The Bureau of Labor Statistics, our nation’s single-most gatherer of employment data, intermittently projects which occupations will see the greatest jobs growth over time. According their most recent such analysis, about one-third of all new jobs to be created between now and 2022 will be in the fields of healthcare, healthcare support, construction, and personal care.
Using these data and applying them to all of America’s 350-plus metropolitan areas, The Atlantic analyzed and reported in greater detail the “what and where” of America’s changing workforce.
And in this, Florida looks like its heading in a particularly strong direction.
In basic terms, there are three major job categories: (1) high-paying, knowledge-based “creative class” jobs that span arts, media, the professions, business, science and technology; (2) lower-paying service jobs in retail sales, food prep, and personal care; and (3) production or construction-based working class jobs.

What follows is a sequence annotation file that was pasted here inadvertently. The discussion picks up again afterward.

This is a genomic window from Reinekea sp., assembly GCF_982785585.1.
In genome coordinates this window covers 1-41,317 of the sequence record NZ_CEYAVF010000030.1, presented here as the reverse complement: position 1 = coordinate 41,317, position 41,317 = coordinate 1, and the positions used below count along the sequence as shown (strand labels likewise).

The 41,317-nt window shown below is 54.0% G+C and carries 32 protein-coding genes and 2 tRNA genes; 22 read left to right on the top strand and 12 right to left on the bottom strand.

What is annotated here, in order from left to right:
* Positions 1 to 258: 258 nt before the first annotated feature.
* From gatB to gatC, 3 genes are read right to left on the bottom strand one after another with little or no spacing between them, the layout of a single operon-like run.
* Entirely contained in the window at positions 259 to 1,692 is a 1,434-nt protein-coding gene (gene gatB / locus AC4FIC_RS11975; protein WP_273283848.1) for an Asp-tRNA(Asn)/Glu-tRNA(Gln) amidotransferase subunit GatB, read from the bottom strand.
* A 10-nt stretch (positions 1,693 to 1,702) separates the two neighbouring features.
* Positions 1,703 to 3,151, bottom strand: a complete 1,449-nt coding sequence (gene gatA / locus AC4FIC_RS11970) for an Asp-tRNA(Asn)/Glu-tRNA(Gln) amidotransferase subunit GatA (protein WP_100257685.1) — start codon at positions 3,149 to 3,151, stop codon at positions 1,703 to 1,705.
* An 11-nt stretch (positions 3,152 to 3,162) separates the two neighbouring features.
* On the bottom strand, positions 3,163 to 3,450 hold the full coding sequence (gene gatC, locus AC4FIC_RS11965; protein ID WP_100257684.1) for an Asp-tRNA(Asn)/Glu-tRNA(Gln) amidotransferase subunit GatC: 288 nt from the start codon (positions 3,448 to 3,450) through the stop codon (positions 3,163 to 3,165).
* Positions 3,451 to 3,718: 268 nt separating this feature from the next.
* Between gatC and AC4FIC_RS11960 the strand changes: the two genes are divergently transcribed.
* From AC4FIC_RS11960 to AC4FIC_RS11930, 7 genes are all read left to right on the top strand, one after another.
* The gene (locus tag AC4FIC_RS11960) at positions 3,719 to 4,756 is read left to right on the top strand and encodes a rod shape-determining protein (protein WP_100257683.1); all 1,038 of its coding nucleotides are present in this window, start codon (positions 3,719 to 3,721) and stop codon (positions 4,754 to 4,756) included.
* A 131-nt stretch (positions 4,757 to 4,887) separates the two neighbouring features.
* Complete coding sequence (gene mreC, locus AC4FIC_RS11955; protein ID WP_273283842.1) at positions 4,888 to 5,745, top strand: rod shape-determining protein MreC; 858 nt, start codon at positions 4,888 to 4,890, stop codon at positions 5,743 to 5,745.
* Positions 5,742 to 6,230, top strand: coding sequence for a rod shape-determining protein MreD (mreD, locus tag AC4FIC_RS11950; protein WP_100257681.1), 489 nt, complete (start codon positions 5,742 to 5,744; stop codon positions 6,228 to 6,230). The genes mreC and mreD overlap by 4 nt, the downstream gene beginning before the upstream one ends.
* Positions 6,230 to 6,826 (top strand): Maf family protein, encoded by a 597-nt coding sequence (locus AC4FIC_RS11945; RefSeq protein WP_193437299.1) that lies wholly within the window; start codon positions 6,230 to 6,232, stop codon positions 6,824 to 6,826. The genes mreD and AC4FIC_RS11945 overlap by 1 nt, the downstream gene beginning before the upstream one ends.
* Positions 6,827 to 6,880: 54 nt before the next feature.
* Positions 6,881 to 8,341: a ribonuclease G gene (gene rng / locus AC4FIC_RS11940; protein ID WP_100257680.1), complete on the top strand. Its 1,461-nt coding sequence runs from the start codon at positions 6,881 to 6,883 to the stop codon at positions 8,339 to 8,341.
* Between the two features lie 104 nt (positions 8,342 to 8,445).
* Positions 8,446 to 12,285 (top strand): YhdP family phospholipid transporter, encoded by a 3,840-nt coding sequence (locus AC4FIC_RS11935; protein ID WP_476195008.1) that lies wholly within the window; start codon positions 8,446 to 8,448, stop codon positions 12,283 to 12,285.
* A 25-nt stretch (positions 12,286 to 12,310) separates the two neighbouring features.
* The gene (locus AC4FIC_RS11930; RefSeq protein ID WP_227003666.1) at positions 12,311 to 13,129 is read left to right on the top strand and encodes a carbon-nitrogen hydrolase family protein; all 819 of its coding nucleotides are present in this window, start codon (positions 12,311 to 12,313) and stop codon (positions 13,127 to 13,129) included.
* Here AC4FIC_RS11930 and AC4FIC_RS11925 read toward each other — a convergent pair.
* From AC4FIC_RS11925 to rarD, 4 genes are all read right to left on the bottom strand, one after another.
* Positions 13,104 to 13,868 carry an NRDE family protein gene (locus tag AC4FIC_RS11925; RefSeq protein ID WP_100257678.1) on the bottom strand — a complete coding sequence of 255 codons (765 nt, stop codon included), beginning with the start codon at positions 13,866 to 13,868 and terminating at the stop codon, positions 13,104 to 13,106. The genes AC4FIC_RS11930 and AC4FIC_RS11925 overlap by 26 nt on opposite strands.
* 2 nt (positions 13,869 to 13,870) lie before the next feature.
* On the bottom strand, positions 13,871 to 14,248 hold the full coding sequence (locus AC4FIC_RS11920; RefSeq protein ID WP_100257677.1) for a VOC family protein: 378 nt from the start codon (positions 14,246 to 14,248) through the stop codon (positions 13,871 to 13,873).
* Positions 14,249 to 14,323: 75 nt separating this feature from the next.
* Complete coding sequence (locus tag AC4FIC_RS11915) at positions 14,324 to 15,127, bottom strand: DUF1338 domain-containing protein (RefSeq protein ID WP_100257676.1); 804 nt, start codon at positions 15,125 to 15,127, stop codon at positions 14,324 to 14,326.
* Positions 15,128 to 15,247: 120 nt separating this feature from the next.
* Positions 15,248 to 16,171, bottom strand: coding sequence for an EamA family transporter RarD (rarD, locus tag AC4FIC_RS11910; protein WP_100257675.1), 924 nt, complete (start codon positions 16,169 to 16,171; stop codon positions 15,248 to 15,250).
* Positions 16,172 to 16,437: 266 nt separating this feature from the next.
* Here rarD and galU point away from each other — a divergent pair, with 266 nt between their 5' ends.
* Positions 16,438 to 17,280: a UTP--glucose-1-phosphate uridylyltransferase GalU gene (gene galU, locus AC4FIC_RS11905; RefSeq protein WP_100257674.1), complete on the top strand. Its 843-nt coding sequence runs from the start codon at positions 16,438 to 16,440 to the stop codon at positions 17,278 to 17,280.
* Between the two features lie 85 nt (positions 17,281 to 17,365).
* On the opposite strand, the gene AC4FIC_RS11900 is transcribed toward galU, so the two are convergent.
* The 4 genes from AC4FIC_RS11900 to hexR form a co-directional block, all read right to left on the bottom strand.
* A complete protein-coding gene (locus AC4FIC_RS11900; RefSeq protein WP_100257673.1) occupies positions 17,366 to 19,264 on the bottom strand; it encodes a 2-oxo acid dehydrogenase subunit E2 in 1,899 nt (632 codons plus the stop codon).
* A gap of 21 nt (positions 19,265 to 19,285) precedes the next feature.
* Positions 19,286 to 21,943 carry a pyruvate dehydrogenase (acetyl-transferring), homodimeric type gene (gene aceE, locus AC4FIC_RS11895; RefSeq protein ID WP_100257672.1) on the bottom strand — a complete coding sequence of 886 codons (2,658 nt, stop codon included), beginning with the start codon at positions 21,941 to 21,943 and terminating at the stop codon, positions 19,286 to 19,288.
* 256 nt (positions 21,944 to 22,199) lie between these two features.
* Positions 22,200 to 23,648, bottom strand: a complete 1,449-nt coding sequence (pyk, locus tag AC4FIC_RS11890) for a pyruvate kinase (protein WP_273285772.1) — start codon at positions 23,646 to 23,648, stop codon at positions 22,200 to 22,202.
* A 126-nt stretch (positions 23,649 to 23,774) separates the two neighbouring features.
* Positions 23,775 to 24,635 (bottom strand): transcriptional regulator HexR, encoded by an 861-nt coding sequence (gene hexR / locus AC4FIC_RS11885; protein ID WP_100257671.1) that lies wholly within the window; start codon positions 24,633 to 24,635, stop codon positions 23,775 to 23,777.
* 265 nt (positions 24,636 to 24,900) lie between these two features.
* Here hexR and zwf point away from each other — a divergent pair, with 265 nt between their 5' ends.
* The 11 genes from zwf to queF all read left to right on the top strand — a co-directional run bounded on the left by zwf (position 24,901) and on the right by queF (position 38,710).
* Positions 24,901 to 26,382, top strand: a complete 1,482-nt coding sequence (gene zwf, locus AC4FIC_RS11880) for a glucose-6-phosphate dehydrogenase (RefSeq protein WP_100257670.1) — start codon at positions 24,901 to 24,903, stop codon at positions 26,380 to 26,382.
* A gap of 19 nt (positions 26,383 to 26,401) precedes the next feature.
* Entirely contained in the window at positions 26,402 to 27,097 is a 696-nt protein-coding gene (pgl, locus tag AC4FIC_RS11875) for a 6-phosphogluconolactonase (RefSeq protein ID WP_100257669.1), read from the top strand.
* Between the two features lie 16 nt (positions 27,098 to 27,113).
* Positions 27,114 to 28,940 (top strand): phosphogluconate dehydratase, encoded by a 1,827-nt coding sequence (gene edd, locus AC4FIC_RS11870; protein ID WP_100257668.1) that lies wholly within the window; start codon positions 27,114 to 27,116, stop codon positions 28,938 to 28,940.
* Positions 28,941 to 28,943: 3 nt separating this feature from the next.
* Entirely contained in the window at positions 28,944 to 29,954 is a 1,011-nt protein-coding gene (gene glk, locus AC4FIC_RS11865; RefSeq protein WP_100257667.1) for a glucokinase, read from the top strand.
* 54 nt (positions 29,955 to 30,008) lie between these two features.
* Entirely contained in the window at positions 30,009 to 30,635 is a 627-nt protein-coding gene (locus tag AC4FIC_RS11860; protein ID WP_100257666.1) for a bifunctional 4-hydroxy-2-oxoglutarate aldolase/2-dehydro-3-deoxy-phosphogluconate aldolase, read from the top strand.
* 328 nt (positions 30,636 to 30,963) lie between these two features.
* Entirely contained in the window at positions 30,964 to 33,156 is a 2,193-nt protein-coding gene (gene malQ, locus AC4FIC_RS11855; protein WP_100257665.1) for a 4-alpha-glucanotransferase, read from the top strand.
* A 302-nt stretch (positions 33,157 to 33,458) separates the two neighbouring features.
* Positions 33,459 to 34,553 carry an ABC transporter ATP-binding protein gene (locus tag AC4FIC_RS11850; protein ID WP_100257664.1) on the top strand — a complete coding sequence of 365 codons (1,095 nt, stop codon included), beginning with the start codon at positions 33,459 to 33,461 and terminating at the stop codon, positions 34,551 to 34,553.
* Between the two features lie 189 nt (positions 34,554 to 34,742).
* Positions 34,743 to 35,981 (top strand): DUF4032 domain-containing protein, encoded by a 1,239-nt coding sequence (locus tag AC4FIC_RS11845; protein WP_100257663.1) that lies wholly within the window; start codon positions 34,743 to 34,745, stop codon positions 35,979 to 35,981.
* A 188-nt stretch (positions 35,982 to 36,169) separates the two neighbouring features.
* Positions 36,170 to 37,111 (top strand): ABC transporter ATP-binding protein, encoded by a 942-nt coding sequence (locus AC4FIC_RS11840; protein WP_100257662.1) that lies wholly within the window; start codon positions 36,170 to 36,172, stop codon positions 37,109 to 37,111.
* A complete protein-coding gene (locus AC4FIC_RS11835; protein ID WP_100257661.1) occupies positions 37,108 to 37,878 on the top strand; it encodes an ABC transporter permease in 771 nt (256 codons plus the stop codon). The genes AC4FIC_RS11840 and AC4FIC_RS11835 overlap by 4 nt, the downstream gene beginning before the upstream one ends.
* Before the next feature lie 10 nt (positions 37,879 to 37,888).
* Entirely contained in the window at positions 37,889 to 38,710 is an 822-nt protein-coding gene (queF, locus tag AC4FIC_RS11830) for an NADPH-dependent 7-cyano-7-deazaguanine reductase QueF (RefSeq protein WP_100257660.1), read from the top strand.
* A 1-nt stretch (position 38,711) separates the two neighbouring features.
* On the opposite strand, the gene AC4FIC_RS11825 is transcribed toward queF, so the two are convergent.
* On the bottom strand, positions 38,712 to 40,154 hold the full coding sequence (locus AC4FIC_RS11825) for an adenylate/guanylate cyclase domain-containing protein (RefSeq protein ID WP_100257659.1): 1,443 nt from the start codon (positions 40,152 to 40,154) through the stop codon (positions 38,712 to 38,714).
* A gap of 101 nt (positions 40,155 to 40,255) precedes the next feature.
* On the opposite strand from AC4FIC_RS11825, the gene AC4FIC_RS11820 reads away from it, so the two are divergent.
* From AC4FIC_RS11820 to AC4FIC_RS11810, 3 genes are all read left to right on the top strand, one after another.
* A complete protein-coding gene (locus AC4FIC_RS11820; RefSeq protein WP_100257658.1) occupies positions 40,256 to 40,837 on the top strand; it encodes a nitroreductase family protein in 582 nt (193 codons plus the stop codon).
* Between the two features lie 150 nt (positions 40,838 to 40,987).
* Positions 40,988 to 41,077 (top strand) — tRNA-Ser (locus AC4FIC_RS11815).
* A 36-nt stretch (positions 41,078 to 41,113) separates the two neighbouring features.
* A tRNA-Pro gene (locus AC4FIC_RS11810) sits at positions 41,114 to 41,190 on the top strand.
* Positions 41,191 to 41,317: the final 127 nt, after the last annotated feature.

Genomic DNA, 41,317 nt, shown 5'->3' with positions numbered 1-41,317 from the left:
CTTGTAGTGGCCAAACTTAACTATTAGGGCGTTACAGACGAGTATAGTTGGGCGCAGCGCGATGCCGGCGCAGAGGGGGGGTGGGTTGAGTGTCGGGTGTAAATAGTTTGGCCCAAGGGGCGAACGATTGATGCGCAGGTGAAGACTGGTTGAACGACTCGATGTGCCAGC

Looking at overall projected job growth, Florida areas — particularly those along the coasts — look strong, matching or exceeding job growth in the nation as a whole.
But then, looking at projected changes in higher-wage creative class employment, Florida looks even better. Coastal areas and the I-4 corridor exceed the national average of 12.5 percent projected growth, reaching as high as 16.4 percent in multiple Florida counties.
To the Atlantic, this is a positive sign.
“These are economies that today rely mainly on service and some manufacturing jobs, and they are starting off with relatively lower levels of creative class jobs in 2012,” the Atlantic’s Richard Florida writes. “Many of these metros have struggled to regain a foothold in the new knowledge economy in the wake of deindustrialization, and these projected growth rates are a sign of rebirth.”
But that’s not to say that Florida’s job growth banks only on creative sector jobs.
Service-sector, and by an even greater margin blue-collar working class jobs, are predicted to grow dramatically in Florida, in most areas by far above the national average.